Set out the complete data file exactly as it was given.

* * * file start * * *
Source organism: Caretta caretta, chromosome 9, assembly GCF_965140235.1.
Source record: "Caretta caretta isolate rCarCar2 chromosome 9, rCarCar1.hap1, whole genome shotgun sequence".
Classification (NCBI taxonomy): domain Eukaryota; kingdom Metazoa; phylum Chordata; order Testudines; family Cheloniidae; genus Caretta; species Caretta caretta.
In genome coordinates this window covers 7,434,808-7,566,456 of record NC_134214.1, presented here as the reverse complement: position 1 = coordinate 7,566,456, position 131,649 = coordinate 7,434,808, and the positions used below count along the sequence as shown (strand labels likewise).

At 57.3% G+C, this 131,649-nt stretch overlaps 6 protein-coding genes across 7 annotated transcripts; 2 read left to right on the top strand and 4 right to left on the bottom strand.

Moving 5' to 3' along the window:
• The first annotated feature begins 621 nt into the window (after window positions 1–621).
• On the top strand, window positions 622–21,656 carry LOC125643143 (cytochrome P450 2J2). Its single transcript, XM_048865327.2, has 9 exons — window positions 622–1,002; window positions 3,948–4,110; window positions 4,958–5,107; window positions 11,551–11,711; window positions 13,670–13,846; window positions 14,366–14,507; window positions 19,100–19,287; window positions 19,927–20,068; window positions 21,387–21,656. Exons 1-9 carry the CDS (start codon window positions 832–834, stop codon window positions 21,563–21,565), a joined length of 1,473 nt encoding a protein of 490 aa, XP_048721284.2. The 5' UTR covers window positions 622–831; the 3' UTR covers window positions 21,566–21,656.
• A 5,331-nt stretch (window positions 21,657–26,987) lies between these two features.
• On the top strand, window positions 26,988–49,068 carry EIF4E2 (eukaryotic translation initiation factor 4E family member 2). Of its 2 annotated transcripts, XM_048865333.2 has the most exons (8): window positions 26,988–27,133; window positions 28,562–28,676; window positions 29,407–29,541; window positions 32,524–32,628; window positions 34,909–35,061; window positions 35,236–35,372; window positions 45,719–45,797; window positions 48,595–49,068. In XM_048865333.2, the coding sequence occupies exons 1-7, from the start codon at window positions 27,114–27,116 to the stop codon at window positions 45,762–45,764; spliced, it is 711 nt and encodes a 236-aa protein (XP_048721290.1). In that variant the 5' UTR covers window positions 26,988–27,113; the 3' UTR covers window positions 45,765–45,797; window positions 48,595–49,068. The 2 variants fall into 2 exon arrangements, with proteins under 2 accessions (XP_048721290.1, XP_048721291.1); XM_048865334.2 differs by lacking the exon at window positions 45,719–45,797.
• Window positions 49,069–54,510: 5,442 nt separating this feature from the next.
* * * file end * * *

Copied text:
Source organism: Caretta caretta, chromosome 9, assembly GCF_965140235.1.
Source record: "Caretta caretta isolate rCarCar2 chromosome 9, rCarCar1.hap1, whole genome shotgun sequence".
Classification (NCBI taxonomy): domain Eukaryota; kingdom Metazoa; phylum Chordata; order Testudines; family Cheloniidae; genus Caretta; species Caretta caretta.
In genome coordinates this window covers 7,434,808-7,566,456 of record NC_134214.1, presented here as the reverse complement: position 1 = coordinate 7,566,456, position 131,649 = coordinate 7,434,808, and the positions used below count along the sequence as shown (strand labels likewise).

At 57.3% G+C, this 131,649-nt stretch overlaps 6 protein-coding genes across 7 annotated transcripts; 2 read left to right on the top strand and 4 right to left on the bottom strand.

Moving 5' to 3' along the window:
• The first annotated feature begins 621 nt into the window (after window positions 1–621).
• On the top strand, window positions 622–21,656 carry LOC125643143 (cytochrome P450 2J2). Its single transcript, XM_048865327.2, has 9 exons — window positions 622–1,002; window positions 3,948–4,110; window positions 4,958–5,107; window positions 11,551–11,711; window positions 13,670–13,846; window positions 14,366–14,507; window positions 19,100–19,287; window positions 19,927–20,068; window positions 21,387–21,656. Exons 1-9 carry the CDS (start codon window positions 832–834, stop codon window positions 21,563–21,565), a joined length of 1,473 nt encoding a protein of 490 aa, XP_048721284.2. The 5' UTR covers window positions 622–831; the 3' UTR covers window positions 21,566–21,656.
• A 5,331-nt stretch (window positions 21,657–26,987) lies between these two features.
• On the top strand, window positions 26,988–49,068 carry EIF4E2 (eukaryotic translation initiation factor 4E family member 2). Of its 2 annotated transcripts, XM_048865333.2 has the most exons (8): window positions 26,988–27,133; window positions 28,562–28,676; window positions 29,407–29,541; window positions 32,524–32,628; window positions 34,909–35,061; window positions 35,236–35,372; window positions 45,719–45,797; window positions 48,595–49,068. In XM_048865333.2, the coding sequence occupies exons 1-7, from the start codon at window positions 27,114–27,116 to the stop codon at window positions 45,762–45,764; spliced, it is 711 nt and encodes a 236-aa protein (XP_048721290.1). In that variant the 5' UTR covers window positions 26,988–27,113; the 3' UTR covers window positions 45,765–45,797; window positions 48,595–49,068. The 2 variants fall into 2 exon arrangements, with proteins under 2 accessions (XP_048721290.1, XP_048721291.1); XM_048865334.2 differs by lacking the exon at window positions 45,719–45,797.
• Window positions 49,069–54,510: 5,442 nt separating this feature from the next.